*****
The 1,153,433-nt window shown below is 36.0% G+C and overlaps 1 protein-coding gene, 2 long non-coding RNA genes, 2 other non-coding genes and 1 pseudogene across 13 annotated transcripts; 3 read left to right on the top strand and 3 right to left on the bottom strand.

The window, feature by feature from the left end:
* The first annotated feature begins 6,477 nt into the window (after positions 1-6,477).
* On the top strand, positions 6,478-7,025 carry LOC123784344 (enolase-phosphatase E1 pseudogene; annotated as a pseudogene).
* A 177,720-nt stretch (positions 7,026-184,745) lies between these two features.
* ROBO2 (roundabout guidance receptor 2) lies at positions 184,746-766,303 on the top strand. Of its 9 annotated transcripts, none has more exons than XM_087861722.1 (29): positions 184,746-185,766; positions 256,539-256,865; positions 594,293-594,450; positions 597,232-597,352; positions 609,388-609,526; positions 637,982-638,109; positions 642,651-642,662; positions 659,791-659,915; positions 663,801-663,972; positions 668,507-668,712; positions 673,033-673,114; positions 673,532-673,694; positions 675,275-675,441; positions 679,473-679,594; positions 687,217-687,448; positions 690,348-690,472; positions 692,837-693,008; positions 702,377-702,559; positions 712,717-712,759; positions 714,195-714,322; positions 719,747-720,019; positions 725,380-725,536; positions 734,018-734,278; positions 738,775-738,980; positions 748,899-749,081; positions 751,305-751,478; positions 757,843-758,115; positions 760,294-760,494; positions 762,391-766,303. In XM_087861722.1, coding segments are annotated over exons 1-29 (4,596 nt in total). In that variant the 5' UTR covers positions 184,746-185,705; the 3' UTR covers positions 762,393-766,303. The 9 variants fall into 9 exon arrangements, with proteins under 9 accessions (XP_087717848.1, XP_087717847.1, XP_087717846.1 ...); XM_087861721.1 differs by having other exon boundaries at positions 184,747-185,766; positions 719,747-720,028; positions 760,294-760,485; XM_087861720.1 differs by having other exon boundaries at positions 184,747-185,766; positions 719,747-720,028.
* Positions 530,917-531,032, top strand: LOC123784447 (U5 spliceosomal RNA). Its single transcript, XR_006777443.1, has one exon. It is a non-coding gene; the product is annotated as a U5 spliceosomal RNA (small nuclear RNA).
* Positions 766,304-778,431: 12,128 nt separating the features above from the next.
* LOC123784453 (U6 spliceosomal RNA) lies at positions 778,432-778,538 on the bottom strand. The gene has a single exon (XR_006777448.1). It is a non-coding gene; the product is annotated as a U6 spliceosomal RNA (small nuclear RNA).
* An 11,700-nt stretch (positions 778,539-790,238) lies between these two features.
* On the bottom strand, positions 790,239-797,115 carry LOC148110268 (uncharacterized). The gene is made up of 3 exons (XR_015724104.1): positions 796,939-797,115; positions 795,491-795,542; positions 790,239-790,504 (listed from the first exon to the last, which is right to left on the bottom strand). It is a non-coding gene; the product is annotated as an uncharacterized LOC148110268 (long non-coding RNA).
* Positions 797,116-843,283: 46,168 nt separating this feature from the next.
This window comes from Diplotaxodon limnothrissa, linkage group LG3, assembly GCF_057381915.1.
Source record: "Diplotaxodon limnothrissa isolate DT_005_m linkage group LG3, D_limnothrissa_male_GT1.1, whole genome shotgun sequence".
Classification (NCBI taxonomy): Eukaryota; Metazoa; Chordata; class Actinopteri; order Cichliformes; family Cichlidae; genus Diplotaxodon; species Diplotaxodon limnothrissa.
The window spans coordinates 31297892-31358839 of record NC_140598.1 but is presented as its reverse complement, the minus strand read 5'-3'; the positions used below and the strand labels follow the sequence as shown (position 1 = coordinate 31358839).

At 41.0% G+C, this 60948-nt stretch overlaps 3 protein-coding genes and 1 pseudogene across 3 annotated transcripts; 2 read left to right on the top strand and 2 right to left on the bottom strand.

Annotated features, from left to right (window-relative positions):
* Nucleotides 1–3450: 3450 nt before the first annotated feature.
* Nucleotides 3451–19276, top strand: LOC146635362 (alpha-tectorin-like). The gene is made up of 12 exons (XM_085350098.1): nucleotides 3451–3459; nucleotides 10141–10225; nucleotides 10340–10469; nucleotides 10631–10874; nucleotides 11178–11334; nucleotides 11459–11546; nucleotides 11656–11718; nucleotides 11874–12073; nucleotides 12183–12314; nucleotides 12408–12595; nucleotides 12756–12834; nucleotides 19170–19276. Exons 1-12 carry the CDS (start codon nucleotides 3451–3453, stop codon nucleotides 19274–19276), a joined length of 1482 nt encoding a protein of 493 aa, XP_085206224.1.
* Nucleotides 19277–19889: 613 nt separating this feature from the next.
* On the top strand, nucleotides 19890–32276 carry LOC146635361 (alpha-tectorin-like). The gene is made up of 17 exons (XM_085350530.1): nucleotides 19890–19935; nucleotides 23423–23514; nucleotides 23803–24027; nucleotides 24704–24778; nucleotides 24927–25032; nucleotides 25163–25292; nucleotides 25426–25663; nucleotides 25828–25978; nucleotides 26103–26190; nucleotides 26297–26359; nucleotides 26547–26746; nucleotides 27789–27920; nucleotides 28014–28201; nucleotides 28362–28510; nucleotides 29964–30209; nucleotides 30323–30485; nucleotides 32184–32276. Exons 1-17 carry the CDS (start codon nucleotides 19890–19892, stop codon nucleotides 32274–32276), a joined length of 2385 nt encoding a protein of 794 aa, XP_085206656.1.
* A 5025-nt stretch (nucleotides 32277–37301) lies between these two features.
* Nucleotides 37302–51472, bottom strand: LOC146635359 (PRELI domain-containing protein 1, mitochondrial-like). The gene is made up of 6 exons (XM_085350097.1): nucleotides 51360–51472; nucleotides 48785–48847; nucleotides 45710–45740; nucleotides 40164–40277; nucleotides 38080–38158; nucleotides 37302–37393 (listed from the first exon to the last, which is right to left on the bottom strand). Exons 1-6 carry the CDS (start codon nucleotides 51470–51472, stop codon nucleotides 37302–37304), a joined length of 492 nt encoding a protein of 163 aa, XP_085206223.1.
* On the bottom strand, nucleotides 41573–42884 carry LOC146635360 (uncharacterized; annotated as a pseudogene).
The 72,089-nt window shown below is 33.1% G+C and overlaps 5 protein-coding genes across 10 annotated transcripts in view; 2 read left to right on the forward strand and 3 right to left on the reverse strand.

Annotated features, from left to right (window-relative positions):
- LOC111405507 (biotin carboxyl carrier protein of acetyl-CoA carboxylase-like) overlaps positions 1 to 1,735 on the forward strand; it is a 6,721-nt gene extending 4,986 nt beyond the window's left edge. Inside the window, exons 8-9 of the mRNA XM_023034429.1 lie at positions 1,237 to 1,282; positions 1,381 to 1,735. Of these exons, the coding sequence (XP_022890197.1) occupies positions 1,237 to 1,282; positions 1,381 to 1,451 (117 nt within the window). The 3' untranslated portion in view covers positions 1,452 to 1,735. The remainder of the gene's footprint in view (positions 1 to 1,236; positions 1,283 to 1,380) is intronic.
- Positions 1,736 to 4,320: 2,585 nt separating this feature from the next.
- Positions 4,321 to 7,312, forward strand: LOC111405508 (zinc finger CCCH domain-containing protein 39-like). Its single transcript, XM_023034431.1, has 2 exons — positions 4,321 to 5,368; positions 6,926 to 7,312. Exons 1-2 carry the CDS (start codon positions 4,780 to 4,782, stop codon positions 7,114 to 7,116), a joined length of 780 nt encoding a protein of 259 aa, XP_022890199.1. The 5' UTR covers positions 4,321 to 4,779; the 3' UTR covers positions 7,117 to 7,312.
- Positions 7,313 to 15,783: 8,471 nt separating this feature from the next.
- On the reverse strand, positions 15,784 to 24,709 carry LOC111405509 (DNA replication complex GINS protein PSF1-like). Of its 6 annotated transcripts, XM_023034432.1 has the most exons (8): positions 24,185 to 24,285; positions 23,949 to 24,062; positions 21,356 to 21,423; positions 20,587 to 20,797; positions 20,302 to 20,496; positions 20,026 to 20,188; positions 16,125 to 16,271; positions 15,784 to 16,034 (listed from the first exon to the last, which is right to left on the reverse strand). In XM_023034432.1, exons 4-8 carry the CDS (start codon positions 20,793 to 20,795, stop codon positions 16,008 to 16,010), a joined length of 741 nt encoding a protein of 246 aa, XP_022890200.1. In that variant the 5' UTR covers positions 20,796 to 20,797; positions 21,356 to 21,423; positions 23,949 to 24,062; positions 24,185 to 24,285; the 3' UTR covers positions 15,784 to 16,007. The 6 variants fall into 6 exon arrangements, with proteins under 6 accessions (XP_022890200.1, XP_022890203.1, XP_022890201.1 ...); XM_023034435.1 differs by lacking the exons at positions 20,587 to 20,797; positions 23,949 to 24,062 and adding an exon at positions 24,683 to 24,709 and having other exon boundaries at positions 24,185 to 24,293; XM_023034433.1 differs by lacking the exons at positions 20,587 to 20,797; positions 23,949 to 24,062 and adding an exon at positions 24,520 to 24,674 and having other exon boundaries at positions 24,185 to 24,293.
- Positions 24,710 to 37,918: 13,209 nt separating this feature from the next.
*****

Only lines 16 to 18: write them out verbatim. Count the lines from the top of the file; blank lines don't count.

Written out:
The window spans coordinates 31297892-31358839 of record NC_140598.1 but is presented as its reverse complement, the minus strand read 5'-3'; the positions used below and the strand labels follow the sequence as shown (position 1 = coordinate 31358839).

At 41.0% G+C, this 60948-nt stretch overlaps 3 protein-coding genes and 1 pseudogene across 3 annotated transcripts; 2 read left to right on the top strand and 2 right to left on the bottom strand.

Annotated features, from left to right (window-relative positions):